The active version of white privilege is when whiteness yields specific advantages and opportunities (such as in the corporate world, for instance). Sometimes the passive and active versions of privilege go hand in hand, and sometimes they do not; when they don’t, class is almost always the culprit. Your personal lack of economic privilege might well mean you never experience the active advantages of whiteness firsthand.
Moreover, because everyone else around you — prosperous and poor alike — is also white, you see no evidence that race makes a difference. But not having seen a pattern yourself doesn’t mean it’s a myth; it means only that it hasn’t applied to you yet.
When anyone assumes that all white people are enjoying active economic privilege, it only further obscures how many people in America are struggling financially. Politicians love to trumpet the needs of the middle class, but speak less often of poverty, as if recognizing the existence of poor people is too off-brand for people selling the American dream. The wealth gap is exacerbated by the way our culture mythologizes people who “make it big.” We treat their successes as personal triumphs, even as the government affords them protections and favors that aren’t available to everyone living “small.” And that only keeps the cycle going.
Understanding this doesn’t change the fact that things are hard for you; you can’t eat knowledge or pay for college with it. I feel for you; there is nothing to do but keep leaning forward, looking for opportunities and new ways to take care of yourself and your family.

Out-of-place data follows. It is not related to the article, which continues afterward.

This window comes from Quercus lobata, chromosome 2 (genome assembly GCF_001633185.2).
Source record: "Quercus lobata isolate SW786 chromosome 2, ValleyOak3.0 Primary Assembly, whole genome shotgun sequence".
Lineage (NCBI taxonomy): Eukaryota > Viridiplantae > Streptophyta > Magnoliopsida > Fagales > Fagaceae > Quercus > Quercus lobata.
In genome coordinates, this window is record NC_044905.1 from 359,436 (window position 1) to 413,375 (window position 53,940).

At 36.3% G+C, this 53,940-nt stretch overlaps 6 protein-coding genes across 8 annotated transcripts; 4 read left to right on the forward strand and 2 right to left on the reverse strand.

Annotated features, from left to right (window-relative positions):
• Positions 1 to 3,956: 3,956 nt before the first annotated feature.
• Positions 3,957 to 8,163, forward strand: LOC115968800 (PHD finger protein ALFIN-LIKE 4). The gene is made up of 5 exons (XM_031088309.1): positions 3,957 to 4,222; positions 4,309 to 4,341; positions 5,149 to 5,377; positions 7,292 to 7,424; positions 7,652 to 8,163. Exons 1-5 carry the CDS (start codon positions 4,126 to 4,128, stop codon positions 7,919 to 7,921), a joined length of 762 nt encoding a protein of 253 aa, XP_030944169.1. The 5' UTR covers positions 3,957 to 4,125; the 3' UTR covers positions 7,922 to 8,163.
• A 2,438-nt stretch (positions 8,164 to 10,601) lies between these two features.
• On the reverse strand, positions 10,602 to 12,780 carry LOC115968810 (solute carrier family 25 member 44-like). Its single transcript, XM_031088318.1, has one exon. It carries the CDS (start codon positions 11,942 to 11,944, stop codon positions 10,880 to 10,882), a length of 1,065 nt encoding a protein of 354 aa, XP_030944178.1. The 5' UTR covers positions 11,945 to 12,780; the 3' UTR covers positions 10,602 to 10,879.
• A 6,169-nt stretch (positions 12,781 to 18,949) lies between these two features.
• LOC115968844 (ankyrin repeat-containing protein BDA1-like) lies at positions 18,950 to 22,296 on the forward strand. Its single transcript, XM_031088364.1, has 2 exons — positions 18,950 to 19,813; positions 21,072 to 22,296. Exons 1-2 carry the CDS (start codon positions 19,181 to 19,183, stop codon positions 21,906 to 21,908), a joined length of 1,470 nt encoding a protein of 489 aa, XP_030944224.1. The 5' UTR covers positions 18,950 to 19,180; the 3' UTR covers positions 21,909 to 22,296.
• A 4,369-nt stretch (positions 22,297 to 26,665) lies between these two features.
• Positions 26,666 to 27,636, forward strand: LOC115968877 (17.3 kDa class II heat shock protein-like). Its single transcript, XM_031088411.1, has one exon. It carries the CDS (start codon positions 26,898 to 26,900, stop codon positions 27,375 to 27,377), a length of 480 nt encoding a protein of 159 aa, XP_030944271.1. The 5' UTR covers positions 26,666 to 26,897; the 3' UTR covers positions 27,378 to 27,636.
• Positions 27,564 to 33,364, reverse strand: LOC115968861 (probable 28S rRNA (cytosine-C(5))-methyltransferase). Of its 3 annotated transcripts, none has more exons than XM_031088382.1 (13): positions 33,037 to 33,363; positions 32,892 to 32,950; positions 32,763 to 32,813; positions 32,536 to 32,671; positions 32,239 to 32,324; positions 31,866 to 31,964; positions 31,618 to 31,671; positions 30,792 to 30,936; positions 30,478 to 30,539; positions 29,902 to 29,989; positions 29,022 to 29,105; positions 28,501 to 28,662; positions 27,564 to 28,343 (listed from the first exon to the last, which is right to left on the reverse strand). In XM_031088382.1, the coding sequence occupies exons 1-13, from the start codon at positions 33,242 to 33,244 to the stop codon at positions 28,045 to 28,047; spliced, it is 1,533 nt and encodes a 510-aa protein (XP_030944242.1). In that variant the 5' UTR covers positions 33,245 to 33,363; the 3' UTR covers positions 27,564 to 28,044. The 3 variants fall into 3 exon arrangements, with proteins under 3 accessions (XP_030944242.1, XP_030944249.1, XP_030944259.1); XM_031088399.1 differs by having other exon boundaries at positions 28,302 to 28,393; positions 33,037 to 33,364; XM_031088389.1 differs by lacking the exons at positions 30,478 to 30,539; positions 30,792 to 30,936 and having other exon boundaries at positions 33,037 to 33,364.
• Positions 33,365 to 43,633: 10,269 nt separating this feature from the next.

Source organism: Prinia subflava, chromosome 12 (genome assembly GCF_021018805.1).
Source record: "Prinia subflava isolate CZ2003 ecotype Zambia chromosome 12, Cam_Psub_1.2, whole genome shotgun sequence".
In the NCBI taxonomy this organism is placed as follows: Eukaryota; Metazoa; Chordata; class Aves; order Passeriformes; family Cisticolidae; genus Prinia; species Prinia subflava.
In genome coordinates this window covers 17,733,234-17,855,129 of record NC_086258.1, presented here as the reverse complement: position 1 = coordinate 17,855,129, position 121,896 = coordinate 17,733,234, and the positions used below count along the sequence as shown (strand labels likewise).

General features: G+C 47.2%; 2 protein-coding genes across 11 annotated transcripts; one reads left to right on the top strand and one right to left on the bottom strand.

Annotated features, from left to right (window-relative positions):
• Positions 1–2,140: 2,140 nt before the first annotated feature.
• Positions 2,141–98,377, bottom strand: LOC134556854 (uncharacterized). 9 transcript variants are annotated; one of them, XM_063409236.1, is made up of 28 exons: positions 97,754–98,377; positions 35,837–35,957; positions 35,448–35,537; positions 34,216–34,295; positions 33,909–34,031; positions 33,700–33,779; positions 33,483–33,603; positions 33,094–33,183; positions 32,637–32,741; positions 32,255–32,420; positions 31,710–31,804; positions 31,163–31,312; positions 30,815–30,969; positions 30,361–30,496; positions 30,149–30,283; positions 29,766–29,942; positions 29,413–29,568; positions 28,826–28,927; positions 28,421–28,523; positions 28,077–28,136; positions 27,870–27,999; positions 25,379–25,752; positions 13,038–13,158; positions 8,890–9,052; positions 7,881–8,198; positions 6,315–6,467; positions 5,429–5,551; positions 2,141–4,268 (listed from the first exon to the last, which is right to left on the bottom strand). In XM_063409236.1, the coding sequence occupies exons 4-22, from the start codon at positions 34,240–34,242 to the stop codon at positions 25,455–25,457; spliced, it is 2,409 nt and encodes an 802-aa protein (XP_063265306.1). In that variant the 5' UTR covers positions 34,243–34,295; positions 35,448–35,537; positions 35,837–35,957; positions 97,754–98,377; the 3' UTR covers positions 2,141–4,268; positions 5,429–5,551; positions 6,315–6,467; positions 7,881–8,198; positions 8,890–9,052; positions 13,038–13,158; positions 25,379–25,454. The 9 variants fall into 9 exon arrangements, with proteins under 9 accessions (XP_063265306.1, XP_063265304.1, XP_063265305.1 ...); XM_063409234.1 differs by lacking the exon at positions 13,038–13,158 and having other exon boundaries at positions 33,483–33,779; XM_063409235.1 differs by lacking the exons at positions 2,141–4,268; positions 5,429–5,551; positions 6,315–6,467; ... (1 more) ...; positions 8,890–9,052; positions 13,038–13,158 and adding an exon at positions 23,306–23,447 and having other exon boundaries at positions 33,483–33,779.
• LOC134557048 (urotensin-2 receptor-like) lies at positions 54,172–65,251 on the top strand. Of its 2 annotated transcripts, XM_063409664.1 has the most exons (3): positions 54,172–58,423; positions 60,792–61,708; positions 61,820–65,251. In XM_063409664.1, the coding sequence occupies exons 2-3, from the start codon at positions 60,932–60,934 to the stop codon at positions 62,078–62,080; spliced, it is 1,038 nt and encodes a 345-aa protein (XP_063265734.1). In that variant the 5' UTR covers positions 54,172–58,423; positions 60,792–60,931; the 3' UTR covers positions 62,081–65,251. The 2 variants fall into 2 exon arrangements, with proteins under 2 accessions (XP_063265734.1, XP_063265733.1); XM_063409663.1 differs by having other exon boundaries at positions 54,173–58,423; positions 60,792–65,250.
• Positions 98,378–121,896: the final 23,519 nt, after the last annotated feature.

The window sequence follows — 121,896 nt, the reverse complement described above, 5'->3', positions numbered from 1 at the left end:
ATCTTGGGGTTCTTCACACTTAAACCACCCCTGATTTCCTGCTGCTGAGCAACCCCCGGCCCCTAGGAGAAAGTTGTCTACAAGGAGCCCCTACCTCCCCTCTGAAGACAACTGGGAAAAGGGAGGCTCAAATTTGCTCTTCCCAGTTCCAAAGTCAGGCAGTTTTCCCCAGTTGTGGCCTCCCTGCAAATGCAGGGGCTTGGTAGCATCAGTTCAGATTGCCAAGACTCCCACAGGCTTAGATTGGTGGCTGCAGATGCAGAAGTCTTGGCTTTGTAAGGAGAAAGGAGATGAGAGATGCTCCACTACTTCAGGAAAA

Having started my life in your situation, I am writing to you now from a time when two things have changed: I am financially more stable and I have enough experience to recognize the ways being white-skinned did contribute to that fact over time. My color allowed me better treatment from certain teachers, opened doors to conversations in certain professional settings, and got me taken seriously more quickly than some of my peers. Yes, I still have student loan debt and work multiple jobs, so it’s not effortless, but my path continues to be made easier because how I look is never going to get me followed in a store, denied a loan, or doubted by a medical professional.
Like me, I hope you will come to understand the kind of white privilege you have, without feeling defensive; it’s a fact, not a personal failing. The best you (or anyone) can do is to make sure you don’t exploit this privilege in ways that harm others who don’t share it. At the same time, I hope your family will find ways to reach more economic security and that, if you do, you’ll always advocate for your others who have not.
We don’t need to be divided by the privileges we have and the ones we lack; we need to be united in trying to level the playing field for all of us.
Send your questions to [email protected]
This post was previously published on medium.com.